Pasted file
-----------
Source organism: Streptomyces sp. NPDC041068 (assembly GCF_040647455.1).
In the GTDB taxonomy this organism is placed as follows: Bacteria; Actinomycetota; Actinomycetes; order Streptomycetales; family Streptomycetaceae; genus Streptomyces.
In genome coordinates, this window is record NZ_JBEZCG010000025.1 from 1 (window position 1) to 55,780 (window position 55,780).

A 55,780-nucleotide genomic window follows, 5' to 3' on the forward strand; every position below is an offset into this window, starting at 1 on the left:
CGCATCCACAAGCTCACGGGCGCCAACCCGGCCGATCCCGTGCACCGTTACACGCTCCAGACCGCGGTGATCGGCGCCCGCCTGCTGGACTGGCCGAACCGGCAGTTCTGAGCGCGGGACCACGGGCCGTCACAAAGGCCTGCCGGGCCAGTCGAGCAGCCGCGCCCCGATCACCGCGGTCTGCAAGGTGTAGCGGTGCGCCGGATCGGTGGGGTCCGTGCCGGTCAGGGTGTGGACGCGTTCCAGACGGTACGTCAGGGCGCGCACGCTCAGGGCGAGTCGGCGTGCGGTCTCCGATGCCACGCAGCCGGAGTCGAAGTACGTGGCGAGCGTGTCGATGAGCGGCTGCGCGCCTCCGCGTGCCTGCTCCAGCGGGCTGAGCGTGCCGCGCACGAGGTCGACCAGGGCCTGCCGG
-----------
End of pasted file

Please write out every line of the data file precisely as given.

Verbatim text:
Source organism: Streptomyces sp. NPDC041068 (assembly GCF_040647455.1).
In the GTDB taxonomy this organism is placed as follows: Bacteria; Actinomycetota; Actinomycetes; order Streptomycetales; family Streptomycetaceae; genus Streptomyces.
In genome coordinates, this window is record NZ_JBEZCG010000025.1 from 1 (window position 1) to 55,780 (window position 55,780).

A 55,780-nucleotide genomic window follows, 5' to 3' on the forward strand; every position below is an offset into this window, starting at 1 on the left:
CGCATCCACAAGCTCACGGGCGCCAACCCGGCCGATCCCGTGCACCGTTACACGCTCCAGACCGCGGTGATCGGCGCCCGCCTGCTGGACTGGCCGAACCGGCAGTTCTGAGCGCGGGACCACGGGCCGTCACAAAGGCCTGCCGGGCCAGTCGAGCAGCCGCGCCCCGATCACCGCGGTCTGCAAGGTGTAGCGGTGCGCCGGATCGGTGGGGTCCGTGCCGGTCAGGGTGTGGACGCGTTCCAGACGGTACGTCAGGGCGCGCACGCTCAGGGCGAGTCGGCGTGCGGTCTCCGATGCCACGCAGCCGGAGTCGAAGTACGTGGCGAGCGTGTCGATGAGCGGCTGCGCGCCTCCGCGTGCCTGCTCCAGCGGGCTGAGCGTGCCGCGCACGAGGTCGACCAGGGCCTGCCGG